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"Either write something worth reading or do something worth writing." ~ Benjamin Franklin

Friday, June 26, 2015

To Thee or Not to Thee


When we consider the everyday use of the Old English "thee" we are primarily thinking of the Middle Ages. The last remnants of common usage "thee" and "thou" had completely disappeared by the middle of the 1600s. At about that same time, the Quaker religion was founded by George Fox.

Research doesn't agree on exactly when the Quakers resurrected the pronoun "thee" and declared it the preferred term for plain speech, but certainly by the 1800s, it was commonplace.

Tweet this: Quakers used "thee" and "thou" but not like traditional Old English #history #amwriting

In the Old English, "thee" was the singular pronoun, equal to he or she. "Thou" was the plural pronoun, equal to they. Most research - but not all - supports the notion that the Quakers dropped the use of "thou" because they saw it as prideful. As modern day language recognizes "you" as both singular and plural, the Quakers used "thee" as both.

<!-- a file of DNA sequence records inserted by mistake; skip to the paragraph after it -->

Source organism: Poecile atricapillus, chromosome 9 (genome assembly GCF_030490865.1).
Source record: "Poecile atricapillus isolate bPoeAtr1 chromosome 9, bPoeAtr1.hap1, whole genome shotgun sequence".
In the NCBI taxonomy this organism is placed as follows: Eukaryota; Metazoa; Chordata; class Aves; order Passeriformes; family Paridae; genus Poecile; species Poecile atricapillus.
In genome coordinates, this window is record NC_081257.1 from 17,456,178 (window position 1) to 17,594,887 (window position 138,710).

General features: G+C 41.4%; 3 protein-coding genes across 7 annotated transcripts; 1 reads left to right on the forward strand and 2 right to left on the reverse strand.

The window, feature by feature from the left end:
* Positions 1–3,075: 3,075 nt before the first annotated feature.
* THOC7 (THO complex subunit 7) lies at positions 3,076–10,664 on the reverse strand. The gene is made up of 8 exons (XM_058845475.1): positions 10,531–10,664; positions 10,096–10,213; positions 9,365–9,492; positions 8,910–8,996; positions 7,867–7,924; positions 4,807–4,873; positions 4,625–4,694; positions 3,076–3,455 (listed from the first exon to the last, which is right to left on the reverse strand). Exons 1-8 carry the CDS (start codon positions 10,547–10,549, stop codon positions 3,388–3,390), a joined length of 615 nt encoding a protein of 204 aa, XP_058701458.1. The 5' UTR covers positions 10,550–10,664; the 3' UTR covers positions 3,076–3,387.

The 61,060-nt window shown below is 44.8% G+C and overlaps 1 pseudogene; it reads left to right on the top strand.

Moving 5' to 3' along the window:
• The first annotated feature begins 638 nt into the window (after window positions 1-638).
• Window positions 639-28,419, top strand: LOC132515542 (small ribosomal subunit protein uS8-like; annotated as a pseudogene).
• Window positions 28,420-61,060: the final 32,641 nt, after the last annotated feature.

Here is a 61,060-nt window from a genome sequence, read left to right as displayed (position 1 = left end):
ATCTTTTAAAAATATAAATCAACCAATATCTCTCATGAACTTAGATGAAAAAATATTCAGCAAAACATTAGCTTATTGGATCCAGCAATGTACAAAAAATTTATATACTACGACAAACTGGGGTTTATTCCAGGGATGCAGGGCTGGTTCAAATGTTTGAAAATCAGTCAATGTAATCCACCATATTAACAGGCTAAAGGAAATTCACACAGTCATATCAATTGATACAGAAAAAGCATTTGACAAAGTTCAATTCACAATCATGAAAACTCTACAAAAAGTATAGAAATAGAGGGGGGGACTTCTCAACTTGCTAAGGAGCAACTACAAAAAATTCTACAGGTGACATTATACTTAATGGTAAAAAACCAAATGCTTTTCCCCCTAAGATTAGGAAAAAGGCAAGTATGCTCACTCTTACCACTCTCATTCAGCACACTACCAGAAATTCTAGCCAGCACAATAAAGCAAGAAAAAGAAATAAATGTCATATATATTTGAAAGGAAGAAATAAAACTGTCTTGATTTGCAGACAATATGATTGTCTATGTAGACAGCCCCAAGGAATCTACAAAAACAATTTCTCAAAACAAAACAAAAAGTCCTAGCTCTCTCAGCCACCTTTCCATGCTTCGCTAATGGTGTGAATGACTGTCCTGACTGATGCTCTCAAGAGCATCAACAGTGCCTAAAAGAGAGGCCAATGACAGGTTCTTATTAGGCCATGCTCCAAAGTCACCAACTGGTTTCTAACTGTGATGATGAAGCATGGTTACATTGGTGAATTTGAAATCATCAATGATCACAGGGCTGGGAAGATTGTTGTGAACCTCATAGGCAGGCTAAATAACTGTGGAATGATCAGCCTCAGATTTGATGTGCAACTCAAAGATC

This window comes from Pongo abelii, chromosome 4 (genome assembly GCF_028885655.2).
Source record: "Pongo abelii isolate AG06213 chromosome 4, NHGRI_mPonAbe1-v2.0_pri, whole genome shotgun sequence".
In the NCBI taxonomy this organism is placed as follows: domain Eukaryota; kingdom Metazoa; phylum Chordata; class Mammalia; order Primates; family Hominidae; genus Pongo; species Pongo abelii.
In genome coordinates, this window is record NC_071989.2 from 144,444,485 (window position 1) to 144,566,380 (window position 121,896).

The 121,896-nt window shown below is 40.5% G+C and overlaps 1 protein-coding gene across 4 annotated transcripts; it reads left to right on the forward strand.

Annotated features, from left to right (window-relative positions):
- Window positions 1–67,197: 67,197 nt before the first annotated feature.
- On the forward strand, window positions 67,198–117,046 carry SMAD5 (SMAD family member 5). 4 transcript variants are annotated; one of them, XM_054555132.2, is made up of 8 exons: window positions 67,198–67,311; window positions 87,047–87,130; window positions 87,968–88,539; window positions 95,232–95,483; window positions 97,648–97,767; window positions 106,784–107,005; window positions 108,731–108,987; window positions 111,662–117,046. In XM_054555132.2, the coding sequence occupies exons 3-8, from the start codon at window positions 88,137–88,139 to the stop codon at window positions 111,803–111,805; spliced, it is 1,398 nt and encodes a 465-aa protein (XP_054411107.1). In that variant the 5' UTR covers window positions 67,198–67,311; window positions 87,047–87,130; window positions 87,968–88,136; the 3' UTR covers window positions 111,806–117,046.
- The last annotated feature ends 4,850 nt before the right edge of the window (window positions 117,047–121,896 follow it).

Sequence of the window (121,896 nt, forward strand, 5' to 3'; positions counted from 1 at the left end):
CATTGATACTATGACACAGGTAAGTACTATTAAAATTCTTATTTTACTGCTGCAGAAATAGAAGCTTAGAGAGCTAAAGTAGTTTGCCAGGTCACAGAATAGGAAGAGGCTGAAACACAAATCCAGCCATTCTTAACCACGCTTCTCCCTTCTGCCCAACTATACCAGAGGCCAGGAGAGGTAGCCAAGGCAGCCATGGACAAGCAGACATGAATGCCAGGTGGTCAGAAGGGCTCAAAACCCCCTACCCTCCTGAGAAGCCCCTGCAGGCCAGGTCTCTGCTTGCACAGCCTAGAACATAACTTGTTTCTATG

"Thee is well-read on this subject."

"Thee are a happy lot."

"Is that all thee has to do?"

"No matter what thee have, 'tis enough."

All are correct, if you're a Quaker in the 19th Century.



Pegg Thomas - Writing historical fiction with a touch of humor.




4 comments:

  1. I remember reading a Quaker book and thinking their use of thee sounded a bit off. So when the author gave the history of the word at the end of the book I was grateful, and then it made sense.
    Thanks for this article.

    ReplyDelete
    Replies
    1. You're welcome! I vaguely knew they used it differently, but had to do a lot of research on this to get it - hopefully - correct. As always, research doesn't 100% agree!

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